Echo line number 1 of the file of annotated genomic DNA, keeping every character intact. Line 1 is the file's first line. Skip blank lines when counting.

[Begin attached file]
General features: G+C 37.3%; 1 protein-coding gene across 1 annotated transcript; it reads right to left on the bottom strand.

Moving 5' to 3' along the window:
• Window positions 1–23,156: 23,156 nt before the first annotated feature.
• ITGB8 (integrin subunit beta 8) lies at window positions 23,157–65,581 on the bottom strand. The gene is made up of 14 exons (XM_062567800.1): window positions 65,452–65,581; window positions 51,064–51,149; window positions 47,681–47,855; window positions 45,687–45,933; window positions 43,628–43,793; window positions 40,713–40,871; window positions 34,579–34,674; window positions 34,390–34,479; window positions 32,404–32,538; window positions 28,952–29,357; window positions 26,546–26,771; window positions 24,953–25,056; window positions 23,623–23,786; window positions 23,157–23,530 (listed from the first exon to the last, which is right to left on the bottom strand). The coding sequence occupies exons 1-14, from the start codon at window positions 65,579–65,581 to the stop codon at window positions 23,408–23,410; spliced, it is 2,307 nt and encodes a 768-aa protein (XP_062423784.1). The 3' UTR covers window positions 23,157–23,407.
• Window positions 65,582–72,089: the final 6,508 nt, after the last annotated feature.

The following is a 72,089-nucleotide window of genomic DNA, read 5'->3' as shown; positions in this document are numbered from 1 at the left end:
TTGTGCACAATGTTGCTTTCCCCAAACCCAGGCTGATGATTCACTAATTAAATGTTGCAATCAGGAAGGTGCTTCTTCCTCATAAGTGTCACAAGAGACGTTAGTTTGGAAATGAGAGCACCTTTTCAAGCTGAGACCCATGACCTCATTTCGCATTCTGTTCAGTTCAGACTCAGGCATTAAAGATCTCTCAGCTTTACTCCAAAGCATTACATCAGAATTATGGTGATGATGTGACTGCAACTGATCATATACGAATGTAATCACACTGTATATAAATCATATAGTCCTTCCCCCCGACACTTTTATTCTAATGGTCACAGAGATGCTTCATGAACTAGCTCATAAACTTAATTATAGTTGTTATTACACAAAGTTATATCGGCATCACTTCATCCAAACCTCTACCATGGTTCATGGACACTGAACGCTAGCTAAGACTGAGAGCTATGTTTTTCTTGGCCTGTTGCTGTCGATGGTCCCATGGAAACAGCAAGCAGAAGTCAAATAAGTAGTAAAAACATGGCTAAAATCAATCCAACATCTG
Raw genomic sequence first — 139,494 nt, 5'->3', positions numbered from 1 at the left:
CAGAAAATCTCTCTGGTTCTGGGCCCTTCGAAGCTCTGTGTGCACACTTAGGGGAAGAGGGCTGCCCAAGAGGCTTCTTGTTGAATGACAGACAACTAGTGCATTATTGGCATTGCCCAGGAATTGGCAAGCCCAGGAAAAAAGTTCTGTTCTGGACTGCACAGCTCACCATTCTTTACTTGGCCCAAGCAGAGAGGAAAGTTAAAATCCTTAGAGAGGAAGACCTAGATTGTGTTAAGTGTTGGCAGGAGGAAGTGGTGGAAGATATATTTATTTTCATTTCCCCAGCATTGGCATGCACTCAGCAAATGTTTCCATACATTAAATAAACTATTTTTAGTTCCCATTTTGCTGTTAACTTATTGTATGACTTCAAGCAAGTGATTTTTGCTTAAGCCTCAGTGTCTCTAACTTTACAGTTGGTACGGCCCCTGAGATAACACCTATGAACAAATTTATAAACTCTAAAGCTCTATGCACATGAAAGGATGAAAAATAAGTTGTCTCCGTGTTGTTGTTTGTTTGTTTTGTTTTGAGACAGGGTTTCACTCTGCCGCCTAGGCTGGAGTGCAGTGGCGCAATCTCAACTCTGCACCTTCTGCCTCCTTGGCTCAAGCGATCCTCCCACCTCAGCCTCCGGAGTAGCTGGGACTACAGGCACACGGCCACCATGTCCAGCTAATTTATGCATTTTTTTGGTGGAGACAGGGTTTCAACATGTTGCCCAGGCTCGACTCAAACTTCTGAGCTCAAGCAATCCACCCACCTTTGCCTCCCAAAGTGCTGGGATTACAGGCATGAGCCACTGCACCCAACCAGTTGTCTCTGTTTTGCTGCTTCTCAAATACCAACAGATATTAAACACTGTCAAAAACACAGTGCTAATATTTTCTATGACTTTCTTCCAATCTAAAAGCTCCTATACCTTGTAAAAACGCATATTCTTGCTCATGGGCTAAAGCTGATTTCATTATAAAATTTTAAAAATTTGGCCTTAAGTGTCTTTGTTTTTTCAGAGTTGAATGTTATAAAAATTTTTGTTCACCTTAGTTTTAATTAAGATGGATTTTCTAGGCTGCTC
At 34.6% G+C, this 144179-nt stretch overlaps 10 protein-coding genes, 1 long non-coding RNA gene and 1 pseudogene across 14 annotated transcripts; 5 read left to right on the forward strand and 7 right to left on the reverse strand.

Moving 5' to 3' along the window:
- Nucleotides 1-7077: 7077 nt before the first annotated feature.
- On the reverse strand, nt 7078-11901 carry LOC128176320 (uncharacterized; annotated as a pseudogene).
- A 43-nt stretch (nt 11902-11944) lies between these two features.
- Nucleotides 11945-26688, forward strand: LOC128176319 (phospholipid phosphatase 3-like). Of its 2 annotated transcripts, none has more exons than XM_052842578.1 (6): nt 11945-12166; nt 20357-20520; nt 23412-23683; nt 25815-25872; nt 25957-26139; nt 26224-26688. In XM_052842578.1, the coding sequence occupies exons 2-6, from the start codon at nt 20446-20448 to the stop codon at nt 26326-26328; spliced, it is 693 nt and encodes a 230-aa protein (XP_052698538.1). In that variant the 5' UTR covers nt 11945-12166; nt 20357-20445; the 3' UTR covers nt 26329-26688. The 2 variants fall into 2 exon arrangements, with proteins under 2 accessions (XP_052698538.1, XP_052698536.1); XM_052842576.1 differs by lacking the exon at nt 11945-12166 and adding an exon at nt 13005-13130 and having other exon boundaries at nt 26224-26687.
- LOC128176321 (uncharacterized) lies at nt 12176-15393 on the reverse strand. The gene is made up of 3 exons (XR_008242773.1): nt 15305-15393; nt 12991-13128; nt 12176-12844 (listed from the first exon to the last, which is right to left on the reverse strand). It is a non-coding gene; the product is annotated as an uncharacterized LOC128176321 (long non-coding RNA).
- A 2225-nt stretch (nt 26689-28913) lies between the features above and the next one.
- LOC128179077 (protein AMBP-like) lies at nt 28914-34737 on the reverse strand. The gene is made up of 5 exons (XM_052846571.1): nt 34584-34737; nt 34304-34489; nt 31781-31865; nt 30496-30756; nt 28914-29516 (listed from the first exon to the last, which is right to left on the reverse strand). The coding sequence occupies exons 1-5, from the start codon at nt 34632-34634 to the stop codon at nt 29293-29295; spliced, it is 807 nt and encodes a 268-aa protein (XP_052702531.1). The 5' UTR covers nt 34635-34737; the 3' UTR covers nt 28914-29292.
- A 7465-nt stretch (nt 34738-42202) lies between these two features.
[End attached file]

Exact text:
General features: G+C 37.3%; 1 protein-coding gene across 1 annotated transcript; it reads right to left on the bottom strand.